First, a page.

KEY TEXT: Romans 12:4-8 For as in one body we have many members, and the members do not all have the same function, so we, though many, are one body in Christ, and individually members one of another. Having gifts that differ according to the grace given to us, let us use them: if prophecy, in proportion to our faith; if service, in our serving; the one who teaches, in his teaching; the one who exhorts, in his exhortation; the one who contributes, in generosity; the one who leads, with zeal; the one who does acts of mercy, with cheerfulness.
KEY THOT: Our ministry calling must be defined by our gifts, not by organizational needs. Unfortunately, in many churches, ministries are often pre-determined by organizational needs: members are often encouraged to fill up available ministry "openings" rather than creating new openings based on their gifts. In Romans 12:3-8, Paul describes a body-life ministry in terms of personal giftings, not organizational needs. So, if our gift is prophecy, then there must be room for the prophetic ministry; if our gift is faith, then there must be room for supernatural ministry where faith is needed; if our gift is service, then there must be many service-based ministries to serve all sorts of mental, emotional and material needs; if our gift is teaching, then there must be teaching platforms for adults, young adults, and not just children; etc. In a true body-life church, every gift is identified and encouraged to be expressed and used, even if that means re-structuring the church organization to accommodate such gifts.
Jesus says we should not pour new wine into old wineskins because the new wine will expand as it ferments and will burst the old hardened wineskins: "no one pours new wine into old wineskins. If he does, the new wine will burst the skins, the wine will run out and the wineskins will be ruined. No, new wine must be poured into new wineskins" (Luke 5:37-38). So, new wine must have new wineskins. If God gives a church new wine of the Spirit which includes spiritual gifts, there must be platforms for such gift-based ministries. We should not suppress any gift-based ministry simply because there is no room in the church structure for its expression. And as one management guru puts it: "forms must follow functions, not functions follow forms." And Jesus has said the same thing, but differently: "The Sabbath was made for man, not man for the Sabbath" (Mark 2:27).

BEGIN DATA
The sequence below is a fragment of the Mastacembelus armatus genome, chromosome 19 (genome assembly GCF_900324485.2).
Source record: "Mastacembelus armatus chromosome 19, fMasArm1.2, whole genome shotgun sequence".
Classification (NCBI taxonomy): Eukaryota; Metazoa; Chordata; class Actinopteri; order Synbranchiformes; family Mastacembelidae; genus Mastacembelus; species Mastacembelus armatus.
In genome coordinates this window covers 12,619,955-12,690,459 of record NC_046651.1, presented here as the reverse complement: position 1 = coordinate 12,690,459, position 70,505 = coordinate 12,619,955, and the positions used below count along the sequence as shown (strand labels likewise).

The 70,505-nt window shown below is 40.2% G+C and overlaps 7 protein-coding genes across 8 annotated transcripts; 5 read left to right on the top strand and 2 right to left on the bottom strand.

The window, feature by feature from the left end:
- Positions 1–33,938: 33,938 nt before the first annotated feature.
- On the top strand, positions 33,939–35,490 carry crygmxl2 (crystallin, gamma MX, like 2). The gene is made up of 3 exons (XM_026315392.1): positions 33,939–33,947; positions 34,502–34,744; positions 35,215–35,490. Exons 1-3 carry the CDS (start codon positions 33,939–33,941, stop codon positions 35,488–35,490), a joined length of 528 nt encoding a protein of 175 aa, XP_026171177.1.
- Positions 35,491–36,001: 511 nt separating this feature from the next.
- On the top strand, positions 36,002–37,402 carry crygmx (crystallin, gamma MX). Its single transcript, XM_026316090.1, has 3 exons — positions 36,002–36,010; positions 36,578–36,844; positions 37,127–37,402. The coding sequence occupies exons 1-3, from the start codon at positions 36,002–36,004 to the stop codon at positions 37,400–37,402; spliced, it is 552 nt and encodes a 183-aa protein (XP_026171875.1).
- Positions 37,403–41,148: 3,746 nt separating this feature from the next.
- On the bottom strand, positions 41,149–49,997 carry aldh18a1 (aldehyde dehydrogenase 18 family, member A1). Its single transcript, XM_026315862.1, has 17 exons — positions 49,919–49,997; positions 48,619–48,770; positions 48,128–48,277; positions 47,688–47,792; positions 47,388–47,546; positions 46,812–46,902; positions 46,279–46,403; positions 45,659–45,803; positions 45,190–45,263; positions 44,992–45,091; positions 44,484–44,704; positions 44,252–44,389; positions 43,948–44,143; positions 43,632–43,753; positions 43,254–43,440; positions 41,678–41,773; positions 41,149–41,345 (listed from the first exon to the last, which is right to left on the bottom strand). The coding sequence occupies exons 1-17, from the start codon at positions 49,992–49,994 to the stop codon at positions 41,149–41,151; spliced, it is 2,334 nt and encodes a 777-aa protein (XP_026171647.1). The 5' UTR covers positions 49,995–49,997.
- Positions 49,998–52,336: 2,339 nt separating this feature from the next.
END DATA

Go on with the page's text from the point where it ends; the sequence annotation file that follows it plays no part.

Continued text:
If a church is to accommodate gift-based ministries, it has to structure itself around spiritual gifts, not let the structure determines what gifts can be allowed to operate. Every church organization grew out of a particular social and historical context. To replicate the same structure for all times in all places is really going against a gift-based body life. In fact, church organizations tend to pattern themselves after the worldly power structures of the day. For example, the Roman Catholic Church is patterned after the political and military structure of the Roman Empire. The American churches tend to pattern themselves after their own political democratic institutions. And in modern times, many independent churches are starting to pattern themselves after business corporations, with the senior pastor as the CEO reporting to his Board of Directors (church council).
The NT structure is patterned after the Jewish society. It is simpler and flatter with a 2-tiered team leadership of elders and deacons overseeing the rest of the flock as saints (Phil. 1:1). If gift-based ministries are to grow and multiply in a church, the church structure must remain flexible: the church forms must follow the gift-based functions.
The worse case scenario for any church is to suppress Spirit-gifted ministries because there is no room in the old wineskins of the church for their expression.
Abba-Father, You have made Your church a living organism. May it remain flexible like the human body so that it can accommodate Spirit-gifted ministries to serve the Head who is Christ our Lord. Amen.